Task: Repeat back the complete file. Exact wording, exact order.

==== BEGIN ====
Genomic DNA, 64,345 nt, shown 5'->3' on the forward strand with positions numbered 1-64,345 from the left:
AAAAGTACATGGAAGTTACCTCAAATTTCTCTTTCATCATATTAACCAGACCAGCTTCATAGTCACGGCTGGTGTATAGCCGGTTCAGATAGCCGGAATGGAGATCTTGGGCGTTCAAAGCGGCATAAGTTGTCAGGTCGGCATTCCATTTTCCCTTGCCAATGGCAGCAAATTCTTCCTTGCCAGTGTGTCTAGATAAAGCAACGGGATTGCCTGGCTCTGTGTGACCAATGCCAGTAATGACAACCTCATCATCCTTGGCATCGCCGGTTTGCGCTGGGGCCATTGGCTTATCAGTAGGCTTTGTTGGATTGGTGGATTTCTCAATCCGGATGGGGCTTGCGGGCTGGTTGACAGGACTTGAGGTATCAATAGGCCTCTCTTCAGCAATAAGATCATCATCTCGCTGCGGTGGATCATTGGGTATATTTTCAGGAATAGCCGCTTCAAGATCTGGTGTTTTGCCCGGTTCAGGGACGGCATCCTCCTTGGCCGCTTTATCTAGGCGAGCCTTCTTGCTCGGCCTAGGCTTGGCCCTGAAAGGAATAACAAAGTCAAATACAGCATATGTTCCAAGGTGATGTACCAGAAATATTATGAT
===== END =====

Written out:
Genomic DNA, 64,345 nt, shown 5'->3' on the forward strand with positions numbered 1-64,345 from the left:
AAAAGTACATGGAAGTTACCTCAAATTTCTCTTTCATCATATTAACCAGACCAGCTTCATAGTCACGGCTGGTGTATAGCCGGTTCAGATAGCCGGAATGGAGATCTTGGGCGTTCAAAGCGGCATAAGTTGTCAGGTCGGCATTCCATTTTCCCTTGCCAATGGCAGCAAATTCTTCCTTGCCAGTGTGTCTAGATAAAGCAACGGGATTGCCTGGCTCTGTGTGACCAATGCCAGTAATGACAACCTCATCATCCTTGGCATCGCCGGTTTGCGCTGGGGCCATTGGCTTATCAGTAGGCTTTGTTGGATTGGTGGATTTCTCAATCCGGATGGGGCTTGCGGGCTGGTTGACAGGACTTGAGGTATCAATAGGCCTCTCTTCAGCAATAAGATCATCATCTCGCTGCGGTGGATCATTGGGTATATTTTCAGGAATAGCCGCTTCAAGATCTGGTGTTTTGCCCGGTTCAGGGACGGCATCCTCCTTGGCCGCTTTATCTAGGCGAGCCTTCTTGCTCGGCCTAGGCTTGGCCCTGAAAGGAATAACAAAGTCAAATACAGCATATGTTCCAAGGTGATGTACCAGAAATATTATGAT